Document Detail


Neutrophil respiratory burst in term and preterm neonates without signs of infection and in those with increased levels of C-reactive protein.
MedLine Citation:
PMID:  8726239     Owner:  NLM     Status:  MEDLINE    
Abstract/OtherAbstract:
Developmental immaturities in neonatal host defense predispose the neonates to an increased mortality rate during bacterial infections. Early diagnosis is of great clinical importance, but, especially in neonates, is sometimes very difficult. The ability to generate reactive oxygen species, the so-called respiratory burst, is essential for neutrophils to kill infectious microorganisms. Therefore, changes of respiratory burst may reflect increased susceptibility of neonates to infections and may be useful for the early detection of infections. Superoxide anion production was determined by a flow cytometric method using dihydrorhodamine 123 (DHR) as an oxidative probe after priming of neutrophils with PBS buffer (spontaneous burst), with N-formyl-methionyl-leucyl-phenylalanine (fMLP), or with Escherichia coli. During the study period, the spontaneous percentage of activated cells in whole blood as well as the percentage of activated cells in stimulation with fMLP was lower in adults (n = 100; PBS, 1.0 +/- 0.1%; fMLP, 8.3 +/- 0.9%) compared with neonates without signs of infection (n = 143). Among the latter, the percentage of activated cells (PBS and fMLP assay) varied with respect to gestational age and hours of life: lowest values were measured in preterm newborns with gestational age less than 32 wk and between 25 and 120 h of life. The same correlation to gestational age was true for total neutrophil cell counts. In neonates with increased levels of C-reactive protein during the first 5 d of life (n = 43), the percentages of activated cells after PBS and fMLP incubation were higher than those of neonates without signs of infection. The relationship of neutrophil respiratory burst and neutrophil cell counts to gestational age might reflect at least in part a reason for the increased susceptibility of neonates to infections. Furthermore, determination of respiratory burst may prove to be a new laboratory parameter of neonatal infection.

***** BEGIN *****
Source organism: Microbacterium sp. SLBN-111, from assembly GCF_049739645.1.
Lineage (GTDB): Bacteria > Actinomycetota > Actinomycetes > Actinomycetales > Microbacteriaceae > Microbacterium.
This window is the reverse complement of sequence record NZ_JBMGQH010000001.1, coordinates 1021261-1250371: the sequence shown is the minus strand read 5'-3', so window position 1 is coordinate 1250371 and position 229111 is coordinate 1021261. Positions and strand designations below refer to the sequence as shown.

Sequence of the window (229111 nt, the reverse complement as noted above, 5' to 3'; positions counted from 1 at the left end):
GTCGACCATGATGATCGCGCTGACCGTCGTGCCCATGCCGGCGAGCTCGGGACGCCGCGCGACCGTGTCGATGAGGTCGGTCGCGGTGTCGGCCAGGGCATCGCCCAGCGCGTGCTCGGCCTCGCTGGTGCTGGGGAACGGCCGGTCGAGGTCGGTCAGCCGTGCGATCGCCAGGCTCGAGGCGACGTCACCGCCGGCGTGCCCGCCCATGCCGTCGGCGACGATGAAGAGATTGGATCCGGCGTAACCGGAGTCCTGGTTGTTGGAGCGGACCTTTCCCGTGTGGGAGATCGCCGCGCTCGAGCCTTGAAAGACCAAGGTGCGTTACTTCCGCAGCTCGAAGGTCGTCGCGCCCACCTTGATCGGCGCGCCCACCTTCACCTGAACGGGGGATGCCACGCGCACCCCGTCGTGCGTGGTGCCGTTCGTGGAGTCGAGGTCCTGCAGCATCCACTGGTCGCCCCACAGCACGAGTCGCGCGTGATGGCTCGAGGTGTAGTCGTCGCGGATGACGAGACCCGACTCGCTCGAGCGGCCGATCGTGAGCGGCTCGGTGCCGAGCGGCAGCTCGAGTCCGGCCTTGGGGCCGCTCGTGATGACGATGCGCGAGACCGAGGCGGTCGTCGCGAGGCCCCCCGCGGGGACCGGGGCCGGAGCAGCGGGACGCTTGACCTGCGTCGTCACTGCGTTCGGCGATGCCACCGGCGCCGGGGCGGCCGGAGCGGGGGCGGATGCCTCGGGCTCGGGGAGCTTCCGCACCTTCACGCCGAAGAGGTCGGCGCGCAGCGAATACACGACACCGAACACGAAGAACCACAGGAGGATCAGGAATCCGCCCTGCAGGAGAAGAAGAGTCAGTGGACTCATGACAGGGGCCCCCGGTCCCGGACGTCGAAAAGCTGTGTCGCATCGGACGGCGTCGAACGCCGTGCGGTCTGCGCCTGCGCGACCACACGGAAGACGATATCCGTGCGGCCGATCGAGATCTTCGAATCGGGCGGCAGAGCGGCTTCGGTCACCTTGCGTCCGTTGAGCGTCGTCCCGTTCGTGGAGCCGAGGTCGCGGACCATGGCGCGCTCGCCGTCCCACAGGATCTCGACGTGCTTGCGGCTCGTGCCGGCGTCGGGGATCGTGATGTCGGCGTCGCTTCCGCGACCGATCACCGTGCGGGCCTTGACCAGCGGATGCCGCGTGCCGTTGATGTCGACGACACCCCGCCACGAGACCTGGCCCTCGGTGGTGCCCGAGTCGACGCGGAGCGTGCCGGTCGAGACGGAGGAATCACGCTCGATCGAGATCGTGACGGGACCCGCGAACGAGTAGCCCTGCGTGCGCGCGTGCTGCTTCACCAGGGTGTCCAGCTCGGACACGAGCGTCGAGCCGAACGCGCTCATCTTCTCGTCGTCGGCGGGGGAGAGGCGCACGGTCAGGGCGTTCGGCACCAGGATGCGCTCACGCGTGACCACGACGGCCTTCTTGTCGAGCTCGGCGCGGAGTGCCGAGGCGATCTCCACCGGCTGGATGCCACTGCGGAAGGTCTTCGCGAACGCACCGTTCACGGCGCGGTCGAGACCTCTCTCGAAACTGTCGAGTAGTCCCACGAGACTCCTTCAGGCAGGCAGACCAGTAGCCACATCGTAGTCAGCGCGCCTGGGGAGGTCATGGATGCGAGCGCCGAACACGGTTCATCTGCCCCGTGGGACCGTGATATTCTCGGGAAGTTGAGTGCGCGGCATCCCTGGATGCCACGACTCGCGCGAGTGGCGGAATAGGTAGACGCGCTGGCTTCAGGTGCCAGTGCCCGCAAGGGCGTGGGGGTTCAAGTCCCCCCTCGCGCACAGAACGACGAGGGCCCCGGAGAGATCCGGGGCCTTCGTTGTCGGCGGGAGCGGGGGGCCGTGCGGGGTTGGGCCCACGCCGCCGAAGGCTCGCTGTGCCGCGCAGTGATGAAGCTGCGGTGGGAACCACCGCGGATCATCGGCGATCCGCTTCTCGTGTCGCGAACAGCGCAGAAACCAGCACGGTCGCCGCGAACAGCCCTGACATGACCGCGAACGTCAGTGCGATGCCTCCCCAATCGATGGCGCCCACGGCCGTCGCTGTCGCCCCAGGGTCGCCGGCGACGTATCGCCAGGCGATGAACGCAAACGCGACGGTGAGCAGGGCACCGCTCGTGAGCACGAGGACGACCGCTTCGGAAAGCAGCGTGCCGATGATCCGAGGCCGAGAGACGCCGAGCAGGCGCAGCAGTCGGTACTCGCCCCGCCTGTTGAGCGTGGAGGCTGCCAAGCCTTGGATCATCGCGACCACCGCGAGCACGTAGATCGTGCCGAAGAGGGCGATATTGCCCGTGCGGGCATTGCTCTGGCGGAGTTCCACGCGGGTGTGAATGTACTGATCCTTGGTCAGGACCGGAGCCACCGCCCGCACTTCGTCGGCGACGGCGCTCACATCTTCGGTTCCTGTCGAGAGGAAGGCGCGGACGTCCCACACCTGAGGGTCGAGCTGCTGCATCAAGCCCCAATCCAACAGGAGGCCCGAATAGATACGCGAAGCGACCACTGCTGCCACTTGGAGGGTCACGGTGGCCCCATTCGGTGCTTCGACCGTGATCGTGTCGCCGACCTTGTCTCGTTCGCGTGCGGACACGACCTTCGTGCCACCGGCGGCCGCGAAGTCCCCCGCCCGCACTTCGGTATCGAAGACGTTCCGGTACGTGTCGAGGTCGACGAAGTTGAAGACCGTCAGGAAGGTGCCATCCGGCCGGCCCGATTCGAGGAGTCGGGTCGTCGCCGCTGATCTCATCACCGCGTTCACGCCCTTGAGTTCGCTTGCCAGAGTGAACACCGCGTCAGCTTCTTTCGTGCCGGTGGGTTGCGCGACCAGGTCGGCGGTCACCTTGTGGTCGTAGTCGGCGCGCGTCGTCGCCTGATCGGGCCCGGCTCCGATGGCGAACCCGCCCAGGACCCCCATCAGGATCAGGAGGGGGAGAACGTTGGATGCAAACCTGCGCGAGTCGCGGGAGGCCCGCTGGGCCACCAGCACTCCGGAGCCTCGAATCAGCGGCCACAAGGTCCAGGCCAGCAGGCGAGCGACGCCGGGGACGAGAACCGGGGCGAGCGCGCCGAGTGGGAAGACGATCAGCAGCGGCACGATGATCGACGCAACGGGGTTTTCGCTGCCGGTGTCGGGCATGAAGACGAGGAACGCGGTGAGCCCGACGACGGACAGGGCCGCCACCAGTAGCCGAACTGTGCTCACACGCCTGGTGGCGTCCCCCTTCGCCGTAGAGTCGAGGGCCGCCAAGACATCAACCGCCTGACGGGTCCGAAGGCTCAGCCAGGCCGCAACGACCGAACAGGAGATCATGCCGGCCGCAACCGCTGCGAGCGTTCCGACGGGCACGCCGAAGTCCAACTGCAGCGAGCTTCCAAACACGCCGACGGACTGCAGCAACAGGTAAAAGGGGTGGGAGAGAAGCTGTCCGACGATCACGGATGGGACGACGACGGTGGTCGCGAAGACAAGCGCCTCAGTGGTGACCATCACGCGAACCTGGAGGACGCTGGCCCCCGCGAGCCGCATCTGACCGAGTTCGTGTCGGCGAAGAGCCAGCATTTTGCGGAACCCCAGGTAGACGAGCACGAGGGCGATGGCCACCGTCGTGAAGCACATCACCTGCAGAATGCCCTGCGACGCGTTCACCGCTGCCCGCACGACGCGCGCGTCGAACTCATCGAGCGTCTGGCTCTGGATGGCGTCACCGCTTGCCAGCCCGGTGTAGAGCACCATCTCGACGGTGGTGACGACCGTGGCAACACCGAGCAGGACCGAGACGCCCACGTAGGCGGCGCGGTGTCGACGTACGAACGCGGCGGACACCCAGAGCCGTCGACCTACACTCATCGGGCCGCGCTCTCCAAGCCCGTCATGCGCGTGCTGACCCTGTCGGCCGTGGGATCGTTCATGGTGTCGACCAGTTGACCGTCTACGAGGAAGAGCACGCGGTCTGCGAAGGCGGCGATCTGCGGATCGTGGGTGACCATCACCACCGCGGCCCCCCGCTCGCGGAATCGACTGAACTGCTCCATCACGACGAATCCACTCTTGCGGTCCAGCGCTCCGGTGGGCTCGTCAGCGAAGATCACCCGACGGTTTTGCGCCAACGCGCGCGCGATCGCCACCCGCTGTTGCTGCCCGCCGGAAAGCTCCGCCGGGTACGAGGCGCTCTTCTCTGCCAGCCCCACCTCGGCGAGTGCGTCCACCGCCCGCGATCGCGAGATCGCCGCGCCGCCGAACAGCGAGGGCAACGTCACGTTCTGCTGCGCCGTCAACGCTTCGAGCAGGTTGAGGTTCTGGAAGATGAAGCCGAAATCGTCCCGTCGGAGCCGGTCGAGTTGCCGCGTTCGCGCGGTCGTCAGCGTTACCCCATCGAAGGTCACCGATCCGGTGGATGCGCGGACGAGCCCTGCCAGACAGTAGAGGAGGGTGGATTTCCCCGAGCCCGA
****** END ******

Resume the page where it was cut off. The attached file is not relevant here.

Authors:
P Gessler; T Nebe; A Birle; N Haas; W Kachel
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Publication Detail:
Type:  In Vitro; Journal Article; Research Support, Non-U.S. Gov't    
Journal Detail:
Title:  Pediatric research     Volume:  39     ISSN:  0031-3998     ISO Abbreviation:  Pediatr. Res.     Publication Date:  1996 May 
Date Detail:
Created Date:  1996-10-21     Completed Date:  1996-10-21     Revised Date:  2006-11-15    
Medline Journal Info:
Nlm Unique ID:  0100714     Medline TA:  Pediatr Res     Country:  UNITED STATES    
Other Details:
Languages:  eng     Pagination:  843-8     Citation Subset:  IM    
Affiliation:
Department of Pediatrics, Universitaets-Kinderklinik, Mannheim, Germany.
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MeSH Terms
Descriptor/Qualifier:
Adult
Bacterial Infections / blood,  etiology,  immunology
Blood Bactericidal Activity / drug effects
C-Reactive Protein / metabolism*
Escherichia coli / immunology
Humans
Infant, Newborn / blood*,  immunology
Infant, Premature / blood*,  immunology
Leukocyte Count
N-Formylmethionine Leucyl-Phenylalanine / pharmacology
Neutrophils / drug effects,  immunology,  metabolism*
Respiratory Burst* / drug effects
Chemical
Reg. No./Substance:
59880-97-6/N-Formylmethionine Leucyl-Phenylalanine; 9007-41-4/C-Reactive Protein

From MEDLINE®/PubMed®, a database of the U.S. National Library of Medicine


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